Editorial Services

Developmental Editing

You know how in most writing classes, you submit a piece of work — maybe it's a short story or an essay or a how-to guide on how to get your five-year-old to eat veggies — and you wait for feedback and you come back to a pack of salivating wolves ready to tear your precious work of art to bloody bits?

Or maybe that's just your fear: What if they don't like it? What if they don't like me? What about that woman in class who's already found an agent and who's got perfect hair and two divorces behind her?

Forget about all that. That's not how we'll do things.

You were called to write. You were called to write this one special thing that is important to you, and you feel it can be important to others. The contents of your book are a necessary contribution you have to the world.

But, try as you might, you did all you can to polish it, to make it the best version as you could muster. You and the work — you know each other intimately. You probably devoted more time to conceive it and nurture it into the world than you spent with your spouse or children or friends. And now, when you've finally completed that first or first few drafts, you're ready to share it with the world. But you need to share it with someone special first. You know your mom will just love it — or just hate it — and perhaps your friends will mean well but won't have the sort of feedback you're looking for, or they won't have the language to convey how they feel about it, at least not in ways that are precisely helpful, from a craft perspective.

You want to know if the book stands on its own. You want to know if the symbolism you threw in there on page 147 works, if we readers get it. Or if the character arcs are complete and make sense. Or if there are big gaping holes in the plot. Or if you forgot completely about a certain character. Or if the readers can feel in the depths of their own soul the agony of your main character's struggle of living a double life, her fingernails scratching the hardwood floors as she lay prostrate in tears, a splinter sliding in underneath, its pain the first real thing she has felt in a long time. Did that work? Was that believable? Did that scene even fit into that novel/memoir/self-help book at all? Are there more than one book in this piece of work that need to be extracted? Or how does this one novel fit into a planned series? Does the structure work? Does it feel like a cohesive whole, that the beginning and middle work so that the satisfying ending couldn't have been played out any other way? Does it have a distinct voice that readers would want to follow?

All this is part of developmental editing. In short, does what you wrote work as is? And more importantly, what is your vision for the book? That can be overlooked by editors. They can be part of the pack of hungry wolves, too. They'll just edit the book as is, without caring to know what you, the author, had set out to do.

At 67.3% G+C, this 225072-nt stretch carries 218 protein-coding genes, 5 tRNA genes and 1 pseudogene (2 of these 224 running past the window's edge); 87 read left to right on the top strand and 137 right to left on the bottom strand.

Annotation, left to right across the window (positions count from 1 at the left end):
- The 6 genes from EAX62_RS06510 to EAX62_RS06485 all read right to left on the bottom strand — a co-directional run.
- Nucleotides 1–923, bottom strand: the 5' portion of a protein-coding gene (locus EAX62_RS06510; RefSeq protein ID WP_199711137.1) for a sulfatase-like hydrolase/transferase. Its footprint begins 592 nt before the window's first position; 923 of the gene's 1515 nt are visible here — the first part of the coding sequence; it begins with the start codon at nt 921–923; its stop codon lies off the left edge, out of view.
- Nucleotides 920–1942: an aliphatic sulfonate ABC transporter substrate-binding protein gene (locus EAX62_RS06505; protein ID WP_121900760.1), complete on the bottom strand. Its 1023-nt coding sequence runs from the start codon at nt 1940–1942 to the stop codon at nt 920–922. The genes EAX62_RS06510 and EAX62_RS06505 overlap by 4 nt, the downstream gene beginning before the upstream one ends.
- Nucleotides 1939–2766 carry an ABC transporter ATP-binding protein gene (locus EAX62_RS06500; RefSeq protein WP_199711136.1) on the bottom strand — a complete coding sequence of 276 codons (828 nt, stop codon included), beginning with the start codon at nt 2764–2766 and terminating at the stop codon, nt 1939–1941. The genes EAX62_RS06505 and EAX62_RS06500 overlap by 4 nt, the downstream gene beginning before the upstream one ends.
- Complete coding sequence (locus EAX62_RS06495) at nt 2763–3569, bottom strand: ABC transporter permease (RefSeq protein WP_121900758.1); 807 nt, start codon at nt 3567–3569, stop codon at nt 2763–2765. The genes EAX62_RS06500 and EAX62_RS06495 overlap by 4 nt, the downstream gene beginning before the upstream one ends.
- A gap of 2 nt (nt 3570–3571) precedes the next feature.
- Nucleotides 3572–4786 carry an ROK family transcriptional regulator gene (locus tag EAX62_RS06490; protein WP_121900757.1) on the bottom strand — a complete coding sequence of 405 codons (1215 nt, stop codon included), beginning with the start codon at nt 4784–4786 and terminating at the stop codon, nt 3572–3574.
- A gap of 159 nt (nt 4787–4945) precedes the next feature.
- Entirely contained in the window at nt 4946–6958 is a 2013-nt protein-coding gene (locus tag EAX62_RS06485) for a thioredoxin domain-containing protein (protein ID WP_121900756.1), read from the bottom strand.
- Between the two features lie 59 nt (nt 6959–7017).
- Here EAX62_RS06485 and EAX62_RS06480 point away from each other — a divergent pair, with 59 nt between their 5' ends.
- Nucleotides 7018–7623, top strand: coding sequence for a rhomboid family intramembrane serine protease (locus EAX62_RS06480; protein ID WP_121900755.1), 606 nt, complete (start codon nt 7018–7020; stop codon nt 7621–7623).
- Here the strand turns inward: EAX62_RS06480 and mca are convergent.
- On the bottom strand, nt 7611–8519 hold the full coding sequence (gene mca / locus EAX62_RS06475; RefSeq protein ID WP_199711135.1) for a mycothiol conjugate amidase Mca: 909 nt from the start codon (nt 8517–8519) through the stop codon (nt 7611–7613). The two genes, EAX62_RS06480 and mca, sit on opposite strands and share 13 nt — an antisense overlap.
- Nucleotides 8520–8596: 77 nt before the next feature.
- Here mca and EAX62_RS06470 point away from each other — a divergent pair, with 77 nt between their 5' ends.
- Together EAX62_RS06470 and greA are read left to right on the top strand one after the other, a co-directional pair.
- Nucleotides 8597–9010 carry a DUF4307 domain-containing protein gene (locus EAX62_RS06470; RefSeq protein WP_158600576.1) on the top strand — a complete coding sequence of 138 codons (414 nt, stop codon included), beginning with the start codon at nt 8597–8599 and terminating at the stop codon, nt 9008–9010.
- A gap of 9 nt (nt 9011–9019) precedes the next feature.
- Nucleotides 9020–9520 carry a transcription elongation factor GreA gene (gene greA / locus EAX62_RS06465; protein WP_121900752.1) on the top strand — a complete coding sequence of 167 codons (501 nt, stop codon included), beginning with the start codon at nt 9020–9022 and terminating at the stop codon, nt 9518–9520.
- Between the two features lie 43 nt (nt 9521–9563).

That is where we'll start. We'll see if we're a good fit, if we're on the same page. You'll give me the manuscript, and we'll dive in. The process will take about four to five weeks or so. When complete, I'll submit to you a comprehensive document outlining what I love about the work, not just as high praise but as what is working, what is there to celebrate, what is there that aligns with the purpose of the work. Next I will outline the sections or threads that could use more help using suggested craft tools to get it to where you want this book to be. Suggestions really are suggestions. This is your book. Try a suggestion. If it works, great. If it doesn't, we'll try another tool.

You are the conduit that brings forth the work into the world. I'll be your guide along the way.

If you're interested in learning more, or to get started, contact me using the form below.


Copy Editing

In the tenth grade, I was the one student in English class who enjoyed diagramming sentences. Do the kids these days still learn how to do this? Well, I even said I enjoyed doing it out loud, in class, to the horrified faces of my classmates.

This love of language and breaking it down to its individual pieces to examine and explore them has transferred into the love of copy editing. I didn't realize I loved it until I was editing the college newspaper. It was not unlike how, in the movie A Beautiful Mind, Russell Crowe's character can see significant clues pop off the board. I could see what needed help pop off the page. My eyes zeroed in on what slipped through the cracks, and I was there either to fish them out or to patch those cracks.

It may seem that copy editing is the opposite of developmental editing. In developmental editing, we'd work together to shine a light on what is working, and move on from there. In copy editing, I'd essentially be pointing out, in your digital files, what is not working. At least it may feel this way because you'll see a lot of edits via tracked changes, and there could be hundreds of them, depending on the size of each chapter.

But have no fear, because those edits are done with the same love of your work as if I wrote it myself. Especially because we'll have started with a discussion with your vision for the book, where it's at, what idiosyncratic ways you want to keep a certain word spelled or capitalized, etc. Also, copy editing is there to pick up on inconsistencies, spelling errors, and grammar, as well as paying mindful attention to whether the book is written/edited to conform to the industry standard set by the Chicago Manual of Style, 17th edition (the latest). In other words, I'm there for you to make sure your book shines and is as polished as possible.

If you're interested in learning more, or to get started, contact me using the form below.


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